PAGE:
This episode not only sparked a discussion about the working of the ear, but raised further question about what air pressure actually is and why it varies. You can explore these in the following section, if you choose.
Air fascinates us! It comes as shock to us all as children to be told that the apparent emptiness all around us is in fact filled with invisible stuff. It seems absurd at first, and coming to terms with this is an early challenges in our science education. A further shock comes later, when we are told it’s not even a single thing but a mixture of various gases: mainly nitrogen (nearly 80%) with some oxygen (20%) and less than 1% for the rest. But perhaps the most difficult thing for us to accept, even as adults, is that air actually has weight. Grappling with this issue in the group, Sonya asked “if you take a jar of air and a jar of vacuum do they weigh differently?”. Good question – yes they do, but of course, a jar of air weighs so little it would be undetectable with your kitchen scales.
The Pressure of the Atmosphere
Sitting here on the surface of the Earth, however, places us underneath a huge amount of air: there’s about 100km up to the conventional ‘boundary’ between the Earth’s atmosphere and outer space (though there is no boundary in reality – just a gradual thinning out). Even with its very low density, the great column of air above our heads weighs a lot because it is so tall: about 10,000 kg of it sitting above every square meter. That means directly above our bodies (approximately 1/10th of a square meter) is about a tonne of air! That’s why the air around us is pressurised – it’s the air above it pressing down. Fortunately for our wellbeing, the air inside and outside our bodies are both at the same pressure, which explains why our lungs and inner ears don’t explode under the pressure.
The pressure at any given level in any fluid is simply caused by the weight of the fluid above the level. It’s true in water as much as air. This picture shows very directly how the pressure in water gets greater the deeper you go.
Ultimate cause of pressure
At the microscopic level any gas is made of countless millions of molecules rushing around at very high speed. Pressure is simply the net effect of vast numbers of these molecules hitting any given surface. They exert a force on a surface, as a jet of water from a hose does against a wall. The molecules rushing around in the atmosphere hit your body, and, in particular the sensitive part which is your ear drum. They cause no damage under normal conditions because molecules in the inner ear push back with an equal force.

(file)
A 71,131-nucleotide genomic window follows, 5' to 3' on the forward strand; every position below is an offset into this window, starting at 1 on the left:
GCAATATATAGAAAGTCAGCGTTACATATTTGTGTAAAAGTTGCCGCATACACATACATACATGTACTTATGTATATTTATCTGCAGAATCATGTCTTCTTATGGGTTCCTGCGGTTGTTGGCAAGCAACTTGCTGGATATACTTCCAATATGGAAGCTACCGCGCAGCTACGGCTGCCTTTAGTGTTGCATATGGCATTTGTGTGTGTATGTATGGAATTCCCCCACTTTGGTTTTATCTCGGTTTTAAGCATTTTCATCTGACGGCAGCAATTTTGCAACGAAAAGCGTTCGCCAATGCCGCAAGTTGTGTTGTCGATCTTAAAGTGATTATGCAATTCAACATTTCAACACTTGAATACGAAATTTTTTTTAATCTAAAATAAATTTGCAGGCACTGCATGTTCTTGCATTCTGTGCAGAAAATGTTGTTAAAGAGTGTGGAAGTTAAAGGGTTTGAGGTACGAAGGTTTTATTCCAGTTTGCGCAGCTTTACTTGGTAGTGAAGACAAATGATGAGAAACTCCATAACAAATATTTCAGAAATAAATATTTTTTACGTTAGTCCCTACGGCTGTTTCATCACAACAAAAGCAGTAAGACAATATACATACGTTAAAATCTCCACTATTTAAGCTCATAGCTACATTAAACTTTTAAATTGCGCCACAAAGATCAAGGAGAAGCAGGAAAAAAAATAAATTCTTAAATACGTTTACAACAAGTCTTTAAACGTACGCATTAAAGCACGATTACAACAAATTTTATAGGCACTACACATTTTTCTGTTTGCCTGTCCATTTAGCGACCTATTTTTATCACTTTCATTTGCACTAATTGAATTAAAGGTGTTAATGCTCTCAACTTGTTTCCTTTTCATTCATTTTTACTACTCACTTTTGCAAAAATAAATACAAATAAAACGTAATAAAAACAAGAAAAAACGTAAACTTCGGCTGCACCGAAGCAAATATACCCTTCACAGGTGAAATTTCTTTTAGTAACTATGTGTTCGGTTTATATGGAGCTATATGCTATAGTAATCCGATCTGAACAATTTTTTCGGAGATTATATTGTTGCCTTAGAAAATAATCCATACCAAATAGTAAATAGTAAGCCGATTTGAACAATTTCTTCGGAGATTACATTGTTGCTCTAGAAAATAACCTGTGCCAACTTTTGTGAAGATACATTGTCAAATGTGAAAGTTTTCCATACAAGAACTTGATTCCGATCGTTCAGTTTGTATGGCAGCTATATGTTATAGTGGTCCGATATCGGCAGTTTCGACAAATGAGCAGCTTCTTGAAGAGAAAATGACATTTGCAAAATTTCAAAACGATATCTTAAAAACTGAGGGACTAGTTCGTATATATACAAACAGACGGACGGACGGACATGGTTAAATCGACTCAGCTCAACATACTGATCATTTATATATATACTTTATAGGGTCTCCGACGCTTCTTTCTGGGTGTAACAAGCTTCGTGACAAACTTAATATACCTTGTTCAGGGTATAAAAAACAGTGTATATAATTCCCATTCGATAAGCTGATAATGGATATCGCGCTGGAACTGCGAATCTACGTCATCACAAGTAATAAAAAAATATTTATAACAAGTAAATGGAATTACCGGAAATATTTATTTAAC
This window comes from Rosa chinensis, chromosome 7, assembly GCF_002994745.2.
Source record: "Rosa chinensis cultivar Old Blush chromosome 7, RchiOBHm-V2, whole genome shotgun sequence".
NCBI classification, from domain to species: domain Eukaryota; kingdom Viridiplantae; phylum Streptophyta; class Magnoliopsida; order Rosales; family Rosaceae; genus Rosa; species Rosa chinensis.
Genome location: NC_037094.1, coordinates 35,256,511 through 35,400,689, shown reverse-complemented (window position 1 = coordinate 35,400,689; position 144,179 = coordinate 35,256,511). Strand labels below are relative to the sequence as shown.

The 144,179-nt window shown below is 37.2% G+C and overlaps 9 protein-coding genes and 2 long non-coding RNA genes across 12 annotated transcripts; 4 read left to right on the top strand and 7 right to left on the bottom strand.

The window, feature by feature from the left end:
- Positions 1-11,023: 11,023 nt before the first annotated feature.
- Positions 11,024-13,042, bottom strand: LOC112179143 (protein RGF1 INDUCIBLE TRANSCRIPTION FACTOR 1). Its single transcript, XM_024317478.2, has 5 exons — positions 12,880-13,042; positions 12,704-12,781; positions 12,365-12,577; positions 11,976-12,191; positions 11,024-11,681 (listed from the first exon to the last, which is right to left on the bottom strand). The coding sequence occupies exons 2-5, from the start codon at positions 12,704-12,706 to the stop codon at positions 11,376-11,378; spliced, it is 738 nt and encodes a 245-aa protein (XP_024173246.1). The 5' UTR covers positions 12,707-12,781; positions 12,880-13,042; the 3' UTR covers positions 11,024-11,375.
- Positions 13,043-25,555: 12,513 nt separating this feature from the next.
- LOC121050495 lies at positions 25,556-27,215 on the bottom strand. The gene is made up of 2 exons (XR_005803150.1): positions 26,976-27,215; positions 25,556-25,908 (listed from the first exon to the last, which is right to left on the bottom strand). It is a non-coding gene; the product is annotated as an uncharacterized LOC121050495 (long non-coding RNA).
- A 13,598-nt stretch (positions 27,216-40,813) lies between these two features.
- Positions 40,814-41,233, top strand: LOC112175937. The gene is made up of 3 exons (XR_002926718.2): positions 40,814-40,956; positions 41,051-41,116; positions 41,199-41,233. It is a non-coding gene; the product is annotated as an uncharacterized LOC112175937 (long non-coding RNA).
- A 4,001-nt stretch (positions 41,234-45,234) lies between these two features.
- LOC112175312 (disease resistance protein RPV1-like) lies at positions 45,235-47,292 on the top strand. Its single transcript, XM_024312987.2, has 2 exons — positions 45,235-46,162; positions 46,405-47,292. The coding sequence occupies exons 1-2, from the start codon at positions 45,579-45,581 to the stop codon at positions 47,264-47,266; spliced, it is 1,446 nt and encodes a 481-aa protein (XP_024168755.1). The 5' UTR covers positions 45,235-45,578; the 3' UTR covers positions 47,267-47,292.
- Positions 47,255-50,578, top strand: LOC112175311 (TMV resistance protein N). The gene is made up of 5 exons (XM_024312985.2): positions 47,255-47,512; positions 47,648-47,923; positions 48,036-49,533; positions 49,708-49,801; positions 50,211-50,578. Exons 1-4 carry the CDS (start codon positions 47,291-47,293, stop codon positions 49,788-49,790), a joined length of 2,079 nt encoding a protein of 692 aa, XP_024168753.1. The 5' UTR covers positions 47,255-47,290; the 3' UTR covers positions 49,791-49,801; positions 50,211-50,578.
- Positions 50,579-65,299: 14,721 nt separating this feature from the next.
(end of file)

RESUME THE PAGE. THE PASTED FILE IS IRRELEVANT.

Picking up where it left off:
You can see how the idea of molecules rushing around in a gas helps explain simple things we are familiar with. For example: when you pump up tyres you are simply pushing more molecules from the pump into the inner tube. So, more molecules are hitting the walls of the inner tube, increasing the force on it, thus raising the pressure. Another way of increasing pressure is to reduce the amount of space for the molecules to move around in so they hit the walls more often, again increasing the average force on the walls and hence the pressure. This is what happens when you squeeze a balloon. Yet another way to raise the pressure of a gas is to raise its temperature This makes the molecules rush around even faster, and so hit the walls with even greater force. That’s why you shouldn’t leave an aerosol container lying in the sun – it increases the pressure in a confined space which could cause it to explode.
The nature of a gas
The image of a gas as zillions of molecules rushing around sparked an even deeper discussion in the science group. What is in between the molecules in air, or any other gas? asked Mary, quite reasonably. Again, the answer is hard to take on: there is nothing in between the molecules, simply an all-pervasive vacuum. It’s as though something material – air – is simply a lot of emptiness with specks of matter dispersed in it, like dust particles dancing around in a shaft of light. Sonya asked even more philosophically: what is nothing?
This picture of the microscopic nature of a gas – unimaginable numbers of tiny molecules buzzing around at great speed in a vacuum – is one of the fundamental concepts in science. It helps us understand many important things in modern life: how to compress oxygen into cylinders for hospitals; how to design efficient aircraft wings and, of supreme importance now, how to predict changes caused by increasing levels of carbon dioxide in the atmosphere. One more example of how understanding of key concepts in science can help us all make sense of the world in which we live.
© Andrew Morris 22nd January 2020